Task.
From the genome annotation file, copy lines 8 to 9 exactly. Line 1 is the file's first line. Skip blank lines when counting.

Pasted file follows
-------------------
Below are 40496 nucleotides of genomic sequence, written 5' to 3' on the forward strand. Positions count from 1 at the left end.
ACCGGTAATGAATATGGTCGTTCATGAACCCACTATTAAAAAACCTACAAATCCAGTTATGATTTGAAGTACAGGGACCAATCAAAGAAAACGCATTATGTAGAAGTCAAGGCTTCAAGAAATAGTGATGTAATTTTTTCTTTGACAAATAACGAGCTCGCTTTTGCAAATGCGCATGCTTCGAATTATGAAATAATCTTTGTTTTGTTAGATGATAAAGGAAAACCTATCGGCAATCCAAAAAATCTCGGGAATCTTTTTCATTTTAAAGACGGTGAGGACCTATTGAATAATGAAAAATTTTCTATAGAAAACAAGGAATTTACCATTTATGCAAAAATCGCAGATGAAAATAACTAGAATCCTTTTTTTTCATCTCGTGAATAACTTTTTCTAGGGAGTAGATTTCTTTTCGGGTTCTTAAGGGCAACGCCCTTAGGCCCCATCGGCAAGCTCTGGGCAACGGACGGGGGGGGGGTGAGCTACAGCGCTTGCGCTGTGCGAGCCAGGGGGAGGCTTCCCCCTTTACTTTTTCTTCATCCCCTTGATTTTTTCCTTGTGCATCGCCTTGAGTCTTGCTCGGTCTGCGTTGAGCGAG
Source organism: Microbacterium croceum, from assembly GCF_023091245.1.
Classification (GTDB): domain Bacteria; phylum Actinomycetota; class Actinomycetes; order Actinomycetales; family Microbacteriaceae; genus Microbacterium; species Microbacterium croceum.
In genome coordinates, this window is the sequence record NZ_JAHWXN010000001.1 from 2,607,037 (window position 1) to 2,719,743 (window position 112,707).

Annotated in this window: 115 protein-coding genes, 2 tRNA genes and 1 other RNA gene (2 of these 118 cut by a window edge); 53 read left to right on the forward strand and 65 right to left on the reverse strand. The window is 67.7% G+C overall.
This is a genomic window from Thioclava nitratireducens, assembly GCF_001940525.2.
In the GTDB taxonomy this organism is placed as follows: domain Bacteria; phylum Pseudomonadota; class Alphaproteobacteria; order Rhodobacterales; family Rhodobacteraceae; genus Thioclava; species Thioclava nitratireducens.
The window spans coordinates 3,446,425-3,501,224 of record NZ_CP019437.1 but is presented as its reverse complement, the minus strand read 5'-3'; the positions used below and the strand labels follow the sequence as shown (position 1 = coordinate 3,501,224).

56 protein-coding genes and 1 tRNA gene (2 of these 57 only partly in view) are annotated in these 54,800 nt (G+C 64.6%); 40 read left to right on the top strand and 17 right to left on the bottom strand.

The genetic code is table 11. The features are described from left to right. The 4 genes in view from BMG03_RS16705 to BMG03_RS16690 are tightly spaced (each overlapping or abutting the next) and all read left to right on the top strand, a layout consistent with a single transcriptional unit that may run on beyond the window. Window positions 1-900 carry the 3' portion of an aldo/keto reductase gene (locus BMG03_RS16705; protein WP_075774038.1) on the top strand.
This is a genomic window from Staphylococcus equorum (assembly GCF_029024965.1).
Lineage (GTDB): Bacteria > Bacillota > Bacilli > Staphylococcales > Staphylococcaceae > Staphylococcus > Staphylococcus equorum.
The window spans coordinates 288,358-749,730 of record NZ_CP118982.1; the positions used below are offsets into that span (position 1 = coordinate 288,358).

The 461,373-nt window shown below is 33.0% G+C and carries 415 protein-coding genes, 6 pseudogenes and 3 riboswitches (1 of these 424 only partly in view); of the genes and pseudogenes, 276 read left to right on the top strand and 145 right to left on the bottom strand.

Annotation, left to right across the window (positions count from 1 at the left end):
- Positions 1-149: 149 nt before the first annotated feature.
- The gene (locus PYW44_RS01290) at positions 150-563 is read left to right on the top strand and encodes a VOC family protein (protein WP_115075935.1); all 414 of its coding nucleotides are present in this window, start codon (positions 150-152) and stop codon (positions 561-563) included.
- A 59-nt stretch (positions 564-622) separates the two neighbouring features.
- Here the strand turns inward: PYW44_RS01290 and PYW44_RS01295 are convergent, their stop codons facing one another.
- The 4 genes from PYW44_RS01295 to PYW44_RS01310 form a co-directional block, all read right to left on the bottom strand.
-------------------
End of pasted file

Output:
In the GTDB taxonomy this organism is placed as follows: domain Bacteria; phylum Pseudomonadota; class Alphaproteobacteria; order Rhodobacterales; family Rhodobacteraceae; genus Thioclava; species Thioclava nitratireducens.
The window spans coordinates 3,446,425-3,501,224 of record NZ_CP019437.1 but is presented as its reverse complement, the minus strand read 5'-3'; the positions used below and the strand labels follow the sequence as shown (position 1 = coordinate 3,501,224).